Friday, May 03, 2013

The Problem with 401(k)s

A really nice post on the Vanguard corporate blog (really) about the problems with 401(k)s:
The film started with two misconceptions. The first is that most Americans aren’t prepared for retirement. That’s an over-exaggeration (see my previous post on this issue)..

The second misconception was about the old defined benefit (DB) pension system. The program suggested most workers had a generous DB pension, and that there were no risks to worry about. By comparison, 401(k) plans are a poor substitute—they’re too complex, too costly, and too risky for the average person.
All of this is equally untrue. About 4 in 10 private sector workers had pensions in their heyday, and the typical pension was modest. The system was full of risks. For example, you could spend your career at a company and find out at age 65 that the pension you were entitled to was inadequate. Or, if you changed jobs frequently, whether by choice or necessity, you often got little or nothing from the pension system. And few workers were aware of these risks.
I think that it is important to note how available defined benefit pensions really were, and that they were poorly suited for job mobility. But I think it is certainly true that the individuals who run those plans are far more able to make wise decisions than individuals. The 401(k) system really does force individuals to make decisions that they are poorly equipped to make.

That said, this point is critical:
- Savings. Strikingly, the documentary said nothing about savings habits and the culture of consumption in America. If only it had! The fundamental challenge facing all retirement investors, 401(k) or not, is saving adequately. Yes, low fees, better portfolios, and good legal regulation matter. But they are second-order concerns to the first-order problem of Americans consuming less today so they can have more tomorrow. We seem to have cultural amnesia about saving—and no one really wants to talk about it.
A friend of mine in the industry made the same point years ago. Picking the right stocks (or funds), taking care that fees are as low as possible, managing taxes well is all good, but the main thing you need to do is save enough, and people don't.

It may be better to lower taxes, make social security more generous, and abolish 401(ks) altogether. In fact, the tax advantaged nature of 401(k)s means you need to lower taxes (or increase spending) anyway to handle the demand drain that comes from the increased savings that those vehicles generate. Finally have social security without automatic COLA adjustments -- this should be another inflation control lever that is counter cyclical to the business cycle, not pro-cyclical the way COLA sets is up to be.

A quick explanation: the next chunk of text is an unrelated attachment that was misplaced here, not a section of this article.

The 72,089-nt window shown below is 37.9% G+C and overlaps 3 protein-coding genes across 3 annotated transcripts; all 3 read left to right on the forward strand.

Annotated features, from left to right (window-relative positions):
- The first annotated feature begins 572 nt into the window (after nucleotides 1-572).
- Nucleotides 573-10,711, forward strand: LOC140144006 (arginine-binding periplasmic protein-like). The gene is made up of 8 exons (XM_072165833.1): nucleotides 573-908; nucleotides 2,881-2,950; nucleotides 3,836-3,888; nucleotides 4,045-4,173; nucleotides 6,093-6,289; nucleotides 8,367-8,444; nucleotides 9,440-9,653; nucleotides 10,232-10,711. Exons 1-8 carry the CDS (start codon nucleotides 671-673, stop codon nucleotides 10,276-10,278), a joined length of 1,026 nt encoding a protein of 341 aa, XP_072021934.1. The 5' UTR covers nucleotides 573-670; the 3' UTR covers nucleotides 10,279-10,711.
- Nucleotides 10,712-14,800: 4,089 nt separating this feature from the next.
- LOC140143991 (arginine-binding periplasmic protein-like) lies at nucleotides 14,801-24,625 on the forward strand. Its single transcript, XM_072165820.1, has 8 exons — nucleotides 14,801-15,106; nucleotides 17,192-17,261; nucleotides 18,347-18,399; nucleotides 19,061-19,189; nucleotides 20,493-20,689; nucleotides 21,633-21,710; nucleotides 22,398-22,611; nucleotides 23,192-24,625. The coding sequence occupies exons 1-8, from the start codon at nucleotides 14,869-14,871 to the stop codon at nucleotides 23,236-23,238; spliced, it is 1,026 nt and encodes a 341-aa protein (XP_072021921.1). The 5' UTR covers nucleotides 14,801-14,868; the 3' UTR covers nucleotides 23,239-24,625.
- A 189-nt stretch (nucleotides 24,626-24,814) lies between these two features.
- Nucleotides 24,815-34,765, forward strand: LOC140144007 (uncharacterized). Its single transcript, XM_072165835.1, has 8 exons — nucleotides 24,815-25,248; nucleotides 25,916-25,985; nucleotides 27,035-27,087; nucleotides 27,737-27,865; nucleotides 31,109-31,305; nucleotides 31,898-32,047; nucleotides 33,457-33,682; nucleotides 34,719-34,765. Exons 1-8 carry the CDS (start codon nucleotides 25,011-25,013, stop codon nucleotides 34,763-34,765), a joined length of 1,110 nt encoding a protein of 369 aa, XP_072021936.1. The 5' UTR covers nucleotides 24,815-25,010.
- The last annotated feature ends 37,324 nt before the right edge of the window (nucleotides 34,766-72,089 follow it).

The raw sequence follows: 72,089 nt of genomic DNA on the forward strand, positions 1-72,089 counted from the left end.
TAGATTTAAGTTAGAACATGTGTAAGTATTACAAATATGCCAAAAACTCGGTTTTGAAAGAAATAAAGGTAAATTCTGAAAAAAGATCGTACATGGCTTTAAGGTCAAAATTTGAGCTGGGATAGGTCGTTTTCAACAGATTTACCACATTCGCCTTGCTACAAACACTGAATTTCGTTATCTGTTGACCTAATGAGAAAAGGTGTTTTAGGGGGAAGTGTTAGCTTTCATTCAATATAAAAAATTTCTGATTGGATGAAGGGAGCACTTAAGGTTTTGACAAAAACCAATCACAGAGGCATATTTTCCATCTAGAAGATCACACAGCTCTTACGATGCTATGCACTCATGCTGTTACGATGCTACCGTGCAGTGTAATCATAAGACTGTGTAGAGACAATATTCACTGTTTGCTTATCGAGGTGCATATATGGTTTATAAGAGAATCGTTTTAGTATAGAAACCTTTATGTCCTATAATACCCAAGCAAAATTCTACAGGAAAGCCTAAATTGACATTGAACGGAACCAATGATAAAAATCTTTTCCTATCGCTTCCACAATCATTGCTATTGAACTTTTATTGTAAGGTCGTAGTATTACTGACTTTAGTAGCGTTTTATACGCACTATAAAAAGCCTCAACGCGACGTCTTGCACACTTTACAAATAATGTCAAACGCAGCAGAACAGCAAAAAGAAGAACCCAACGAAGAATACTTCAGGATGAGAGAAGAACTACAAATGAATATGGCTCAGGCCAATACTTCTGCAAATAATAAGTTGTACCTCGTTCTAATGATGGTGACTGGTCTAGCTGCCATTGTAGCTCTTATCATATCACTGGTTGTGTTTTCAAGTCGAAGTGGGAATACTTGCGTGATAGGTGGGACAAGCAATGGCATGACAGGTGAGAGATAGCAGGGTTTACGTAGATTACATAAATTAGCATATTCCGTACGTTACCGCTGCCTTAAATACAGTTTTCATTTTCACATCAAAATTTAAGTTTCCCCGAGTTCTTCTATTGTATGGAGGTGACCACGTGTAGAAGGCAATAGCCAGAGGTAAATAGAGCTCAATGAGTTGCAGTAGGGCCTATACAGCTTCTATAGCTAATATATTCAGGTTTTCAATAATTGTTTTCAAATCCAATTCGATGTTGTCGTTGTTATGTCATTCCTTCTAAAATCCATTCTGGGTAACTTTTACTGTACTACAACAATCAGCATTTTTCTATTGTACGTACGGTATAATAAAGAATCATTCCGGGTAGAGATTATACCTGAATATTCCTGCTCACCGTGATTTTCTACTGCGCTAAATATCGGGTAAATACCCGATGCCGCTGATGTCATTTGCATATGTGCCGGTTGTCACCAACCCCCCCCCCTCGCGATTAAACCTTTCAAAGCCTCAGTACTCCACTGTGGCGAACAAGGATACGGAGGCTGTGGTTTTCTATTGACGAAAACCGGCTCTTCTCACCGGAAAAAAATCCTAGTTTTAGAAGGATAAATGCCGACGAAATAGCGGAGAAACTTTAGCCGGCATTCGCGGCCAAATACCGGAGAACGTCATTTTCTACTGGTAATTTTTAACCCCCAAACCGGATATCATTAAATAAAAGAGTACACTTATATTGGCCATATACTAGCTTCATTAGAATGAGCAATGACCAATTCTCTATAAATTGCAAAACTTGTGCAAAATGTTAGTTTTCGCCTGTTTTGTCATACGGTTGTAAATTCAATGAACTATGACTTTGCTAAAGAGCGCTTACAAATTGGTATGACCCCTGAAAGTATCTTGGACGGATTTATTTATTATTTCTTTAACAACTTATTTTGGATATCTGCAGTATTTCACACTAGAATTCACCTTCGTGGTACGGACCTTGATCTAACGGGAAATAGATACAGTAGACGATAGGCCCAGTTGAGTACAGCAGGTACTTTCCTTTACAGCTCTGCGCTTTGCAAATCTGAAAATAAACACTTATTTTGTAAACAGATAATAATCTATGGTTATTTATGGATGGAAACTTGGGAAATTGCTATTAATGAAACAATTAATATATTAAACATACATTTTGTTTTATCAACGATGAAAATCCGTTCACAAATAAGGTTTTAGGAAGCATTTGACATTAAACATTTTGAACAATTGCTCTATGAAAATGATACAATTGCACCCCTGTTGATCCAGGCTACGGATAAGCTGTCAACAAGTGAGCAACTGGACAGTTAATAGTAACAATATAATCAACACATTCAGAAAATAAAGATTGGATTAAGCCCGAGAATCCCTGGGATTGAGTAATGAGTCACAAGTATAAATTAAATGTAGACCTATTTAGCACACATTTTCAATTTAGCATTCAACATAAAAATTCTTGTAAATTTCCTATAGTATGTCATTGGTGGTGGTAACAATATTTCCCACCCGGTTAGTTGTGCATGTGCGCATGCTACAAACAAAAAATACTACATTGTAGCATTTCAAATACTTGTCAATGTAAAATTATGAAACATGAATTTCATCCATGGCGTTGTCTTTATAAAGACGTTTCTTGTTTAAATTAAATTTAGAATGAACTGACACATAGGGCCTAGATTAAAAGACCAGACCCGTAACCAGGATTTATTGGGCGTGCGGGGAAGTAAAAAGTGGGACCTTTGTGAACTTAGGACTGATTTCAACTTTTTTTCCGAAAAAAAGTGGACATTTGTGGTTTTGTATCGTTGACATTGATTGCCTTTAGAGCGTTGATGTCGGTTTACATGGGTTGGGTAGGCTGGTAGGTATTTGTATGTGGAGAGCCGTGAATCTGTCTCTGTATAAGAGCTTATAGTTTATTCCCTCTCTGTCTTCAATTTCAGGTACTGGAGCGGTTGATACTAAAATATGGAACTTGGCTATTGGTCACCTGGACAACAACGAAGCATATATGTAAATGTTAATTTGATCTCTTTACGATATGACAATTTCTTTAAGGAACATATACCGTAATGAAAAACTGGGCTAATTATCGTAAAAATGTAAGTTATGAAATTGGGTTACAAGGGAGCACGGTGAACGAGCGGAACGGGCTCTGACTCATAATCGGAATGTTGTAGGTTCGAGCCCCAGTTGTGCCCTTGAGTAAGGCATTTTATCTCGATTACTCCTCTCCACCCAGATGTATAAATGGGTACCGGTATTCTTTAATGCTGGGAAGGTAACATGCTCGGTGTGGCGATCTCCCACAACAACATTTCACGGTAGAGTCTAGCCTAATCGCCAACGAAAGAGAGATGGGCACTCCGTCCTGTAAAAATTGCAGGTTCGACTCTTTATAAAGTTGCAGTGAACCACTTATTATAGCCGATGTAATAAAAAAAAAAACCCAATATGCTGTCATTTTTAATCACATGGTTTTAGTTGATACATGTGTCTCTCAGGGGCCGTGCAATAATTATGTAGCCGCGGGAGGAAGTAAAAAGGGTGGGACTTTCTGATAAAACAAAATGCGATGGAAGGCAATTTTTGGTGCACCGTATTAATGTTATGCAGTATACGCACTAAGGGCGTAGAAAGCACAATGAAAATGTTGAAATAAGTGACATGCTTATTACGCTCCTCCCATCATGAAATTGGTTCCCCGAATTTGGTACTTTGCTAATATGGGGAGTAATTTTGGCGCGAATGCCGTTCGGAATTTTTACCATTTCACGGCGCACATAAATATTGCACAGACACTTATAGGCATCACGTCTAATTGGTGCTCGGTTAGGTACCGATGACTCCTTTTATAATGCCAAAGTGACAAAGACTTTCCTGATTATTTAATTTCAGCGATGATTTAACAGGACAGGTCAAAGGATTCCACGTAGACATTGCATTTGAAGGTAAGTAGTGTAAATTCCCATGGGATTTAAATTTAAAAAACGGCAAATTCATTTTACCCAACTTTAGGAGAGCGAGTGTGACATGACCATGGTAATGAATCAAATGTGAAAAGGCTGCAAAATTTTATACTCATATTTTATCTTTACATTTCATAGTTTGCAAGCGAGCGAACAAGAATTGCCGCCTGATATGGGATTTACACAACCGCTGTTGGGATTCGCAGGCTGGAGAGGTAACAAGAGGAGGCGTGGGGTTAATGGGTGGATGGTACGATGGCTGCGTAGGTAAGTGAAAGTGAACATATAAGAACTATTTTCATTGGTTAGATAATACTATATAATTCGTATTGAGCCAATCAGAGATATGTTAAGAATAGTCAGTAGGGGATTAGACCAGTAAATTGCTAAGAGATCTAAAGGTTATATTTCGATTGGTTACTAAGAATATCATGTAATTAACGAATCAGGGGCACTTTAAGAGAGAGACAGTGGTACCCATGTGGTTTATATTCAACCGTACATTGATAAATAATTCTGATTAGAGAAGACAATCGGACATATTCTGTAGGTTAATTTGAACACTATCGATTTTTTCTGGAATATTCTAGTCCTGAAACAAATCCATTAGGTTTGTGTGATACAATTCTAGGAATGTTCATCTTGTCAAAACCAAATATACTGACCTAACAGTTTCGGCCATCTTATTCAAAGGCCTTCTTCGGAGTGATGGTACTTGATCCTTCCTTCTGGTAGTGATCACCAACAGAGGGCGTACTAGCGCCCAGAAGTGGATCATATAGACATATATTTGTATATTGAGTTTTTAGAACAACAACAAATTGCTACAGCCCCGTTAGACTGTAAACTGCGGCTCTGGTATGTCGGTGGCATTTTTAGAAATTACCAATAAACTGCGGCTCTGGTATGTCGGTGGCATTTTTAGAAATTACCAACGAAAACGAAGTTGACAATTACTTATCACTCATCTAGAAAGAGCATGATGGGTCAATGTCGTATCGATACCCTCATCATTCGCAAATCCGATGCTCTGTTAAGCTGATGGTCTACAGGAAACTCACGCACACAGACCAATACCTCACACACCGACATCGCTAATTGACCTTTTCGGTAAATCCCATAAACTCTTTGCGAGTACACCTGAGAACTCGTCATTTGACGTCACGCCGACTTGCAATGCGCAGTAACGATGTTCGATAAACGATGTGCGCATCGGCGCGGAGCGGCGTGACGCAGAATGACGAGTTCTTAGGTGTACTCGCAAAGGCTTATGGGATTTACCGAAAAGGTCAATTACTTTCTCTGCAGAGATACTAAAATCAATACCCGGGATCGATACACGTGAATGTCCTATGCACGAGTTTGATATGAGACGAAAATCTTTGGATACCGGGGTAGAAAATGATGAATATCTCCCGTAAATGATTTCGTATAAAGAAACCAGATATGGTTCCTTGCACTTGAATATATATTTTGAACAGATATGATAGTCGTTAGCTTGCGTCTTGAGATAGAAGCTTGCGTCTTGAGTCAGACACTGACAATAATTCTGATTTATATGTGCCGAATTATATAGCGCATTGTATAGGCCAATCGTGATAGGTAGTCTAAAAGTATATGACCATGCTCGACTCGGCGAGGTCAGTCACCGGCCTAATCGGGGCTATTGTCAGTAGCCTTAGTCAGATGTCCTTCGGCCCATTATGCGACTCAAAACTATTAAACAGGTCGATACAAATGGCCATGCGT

Blogger Matt P. said...

I think this a fair post and I think the Vanguard piece was fine and true for those moving forward. But think of the poor schmuck in his late 50s who has suffered a few decades of this. What fees are now is not what they were for very long stretches of time and only now is this really coming to light. The Passive revolution/low fee revolution is a godsend for individual investors. 1% in fess takes 26% over 30 years. 2% Takes 45%. I think everyone fell somewhere in there for much of the past 30 years.

9:09 AM  
Blogger Greg said...

Good post

I do wonder what would happen to savings if everyone tried to consume less in the present period en masse? Seems they are still not dealing with the paradox of thrift seriously enough. A decrease in present period spending by 15% would lead to a decrease in present period GDP of 15% since GDP is spending. Where do we decide to consume less? If I cook at home and forgo restaurants then restaurants close. If I mow my own grass and stop paying the yard guy...... fewer yard guys children get new shoes. The private sector cannot maintain the current GDP at near 16 trillion while at the same time save an additional 15% for itself, all by itself.

4:54 AM  
Blogger winterspeak said...

If everyone tries to consume less at the same time, you get paradox of thrift (as you mention) and unemployment.

The "savings" gets manifested as "hoarded" labor.

This fix is higher deficits.

9:46 AM  

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